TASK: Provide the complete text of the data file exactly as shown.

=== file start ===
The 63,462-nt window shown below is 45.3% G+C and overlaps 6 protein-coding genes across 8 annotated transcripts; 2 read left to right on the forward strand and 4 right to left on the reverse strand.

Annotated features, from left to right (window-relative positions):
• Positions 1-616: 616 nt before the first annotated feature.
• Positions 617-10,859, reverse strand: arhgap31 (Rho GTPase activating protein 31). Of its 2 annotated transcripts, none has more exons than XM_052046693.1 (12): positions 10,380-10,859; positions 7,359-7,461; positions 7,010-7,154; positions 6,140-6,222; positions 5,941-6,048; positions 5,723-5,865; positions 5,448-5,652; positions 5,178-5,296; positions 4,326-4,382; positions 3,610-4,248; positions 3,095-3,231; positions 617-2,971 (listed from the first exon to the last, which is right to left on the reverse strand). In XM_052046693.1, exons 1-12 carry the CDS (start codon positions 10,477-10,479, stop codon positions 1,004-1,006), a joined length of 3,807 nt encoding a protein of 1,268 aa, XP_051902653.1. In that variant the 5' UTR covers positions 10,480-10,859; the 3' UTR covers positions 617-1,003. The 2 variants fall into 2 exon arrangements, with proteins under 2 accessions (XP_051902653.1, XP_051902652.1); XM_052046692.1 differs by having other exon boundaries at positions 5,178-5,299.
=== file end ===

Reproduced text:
The 63,462-nt window shown below is 45.3% G+C and overlaps 6 protein-coding genes across 8 annotated transcripts; 2 read left to right on the forward strand and 4 right to left on the reverse strand.

Annotated features, from left to right (window-relative positions):
• Positions 1-616: 616 nt before the first annotated feature.
• Positions 617-10,859, reverse strand: arhgap31 (Rho GTPase activating protein 31). Of its 2 annotated transcripts, none has more exons than XM_052046693.1 (12): positions 10,380-10,859; positions 7,359-7,461; positions 7,010-7,154; positions 6,140-6,222; positions 5,941-6,048; positions 5,723-5,865; positions 5,448-5,652; positions 5,178-5,296; positions 4,326-4,382; positions 3,610-4,248; positions 3,095-3,231; positions 617-2,971 (listed from the first exon to the last, which is right to left on the reverse strand). In XM_052046693.1, exons 1-12 carry the CDS (start codon positions 10,477-10,479, stop codon positions 1,004-1,006), a joined length of 3,807 nt encoding a protein of 1,268 aa, XP_051902653.1. In that variant the 5' UTR covers positions 10,480-10,859; the 3' UTR covers positions 617-1,003. The 2 variants fall into 2 exon arrangements, with proteins under 2 accessions (XP_051902653.1, XP_051902652.1); XM_052046692.1 differs by having other exon boundaries at positions 5,178-5,299.